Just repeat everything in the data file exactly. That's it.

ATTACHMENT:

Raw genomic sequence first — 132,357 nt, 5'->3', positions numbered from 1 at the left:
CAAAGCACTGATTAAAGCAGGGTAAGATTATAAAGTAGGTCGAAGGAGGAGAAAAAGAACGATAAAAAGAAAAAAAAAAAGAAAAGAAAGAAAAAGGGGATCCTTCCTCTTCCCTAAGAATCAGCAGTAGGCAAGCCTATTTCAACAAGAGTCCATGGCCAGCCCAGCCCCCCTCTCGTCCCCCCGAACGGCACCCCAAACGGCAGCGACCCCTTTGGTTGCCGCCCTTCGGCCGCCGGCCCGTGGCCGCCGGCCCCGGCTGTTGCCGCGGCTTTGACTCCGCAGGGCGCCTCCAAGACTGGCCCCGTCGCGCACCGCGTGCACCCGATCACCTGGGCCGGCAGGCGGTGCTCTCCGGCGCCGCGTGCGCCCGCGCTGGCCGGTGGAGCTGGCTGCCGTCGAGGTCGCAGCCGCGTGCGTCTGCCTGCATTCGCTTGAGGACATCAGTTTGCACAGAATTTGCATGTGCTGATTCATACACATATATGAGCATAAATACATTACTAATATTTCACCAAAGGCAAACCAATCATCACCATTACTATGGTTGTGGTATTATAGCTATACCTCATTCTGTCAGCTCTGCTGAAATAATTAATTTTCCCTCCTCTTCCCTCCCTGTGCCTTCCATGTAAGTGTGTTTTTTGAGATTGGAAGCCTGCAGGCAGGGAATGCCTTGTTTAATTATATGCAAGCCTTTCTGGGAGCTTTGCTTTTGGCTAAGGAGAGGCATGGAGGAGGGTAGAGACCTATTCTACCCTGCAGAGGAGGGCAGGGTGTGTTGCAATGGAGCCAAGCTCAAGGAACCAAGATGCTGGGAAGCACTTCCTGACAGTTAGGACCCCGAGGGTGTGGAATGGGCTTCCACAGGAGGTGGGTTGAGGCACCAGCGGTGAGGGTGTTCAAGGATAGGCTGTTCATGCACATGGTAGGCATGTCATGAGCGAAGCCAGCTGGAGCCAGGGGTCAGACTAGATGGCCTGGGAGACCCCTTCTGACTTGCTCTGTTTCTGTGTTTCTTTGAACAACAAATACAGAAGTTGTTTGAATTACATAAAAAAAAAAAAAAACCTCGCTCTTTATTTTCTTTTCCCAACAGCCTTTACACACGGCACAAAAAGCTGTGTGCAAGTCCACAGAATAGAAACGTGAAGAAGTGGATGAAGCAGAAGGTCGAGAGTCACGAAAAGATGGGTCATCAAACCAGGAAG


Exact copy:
Raw genomic sequence first — 132,357 nt, 5'->3', positions numbered from 1 at the left:
CAAAGCACTGATTAAAGCAGGGTAAGATTATAAAGTAGGTCGAAGGAGGAGAAAAAGAACGATAAAAAGAAAAAAAAAAAGAAAAGAAAGAAAAAGGGGATCCTTCCTCTTCCCTAAGAATCAGCAGTAGGCAAGCCTATTTCAACAAGAGTCCATGGCCAGCCCAGCCCCCCTCTCGTCCCCCCGAACGGCACCCCAAACGGCAGCGACCCCTTTGGTTGCCGCCCTTCGGCCGCCGGCCCGTGGCCGCCGGCCCCGGCTGTTGCCGCGGCTTTGACTCCGCAGGGCGCCTCCAAGACTGGCCCCGTCGCGCACCGCGTGCACCCGATCACCTGGGCCGGCAGGCGGTGCTCTCCGGCGCCGCGTGCGCCCGCGCTGGCCGGTGGAGCTGGCTGCCGTCGAGGTCGCAGCCGCGTGCGTCTGCCTGCATTCGCTTGAGGACATCAGTTTGCACAGAATTTGCATGTGCTGATTCATACACATATATGAGCATAAATACATTACTAATATTTCACCAAAGGCAAACCAATCATCACCATTACTATGGTTGTGGTATTATAGCTATACCTCATTCTGTCAGCTCTGCTGAAATAATTAATTTTCCCTCCTCTTCCCTCCCTGTGCCTTCCATGTAAGTGTGTTTTTTGAGATTGGAAGCCTGCAGGCAGGGAATGCCTTGTTTAATTATATGCAAGCCTTTCTGGGAGCTTTGCTTTTGGCTAAGGAGAGGCATGGAGGAGGGTAGAGACCTATTCTACCCTGCAGAGGAGGGCAGGGTGTGTTGCAATGGAGCCAAGCTCAAGGAACCAAGATGCTGGGAAGCACTTCCTGACAGTTAGGACCCCGAGGGTGTGGAATGGGCTTCCACAGGAGGTGGGTTGAGGCACCAGCGGTGAGGGTGTTCAAGGATAGGCTGTTCATGCACATGGTAGGCATGTCATGAGCGAAGCCAGCTGGAGCCAGGGGTCAGACTAGATGGCCTGGGAGACCCCTTCTGACTTGCTCTGTTTCTGTGTTTCTTTGAACAACAAATACAGAAGTTGTTTGAATTACATAAAAAAAAAAAAAAACCTCGCTCTTTATTTTCTTTTCCCAACAGCCTTTACACACGGCACAAAAAGCTGTGTGCAAGTCCACAGAATAGAAACGTGAAGAAGTGGATGAAGCAGAAGGTCGAGAGTCACGAAAAGATGGGTCATCAAACCAGGAAG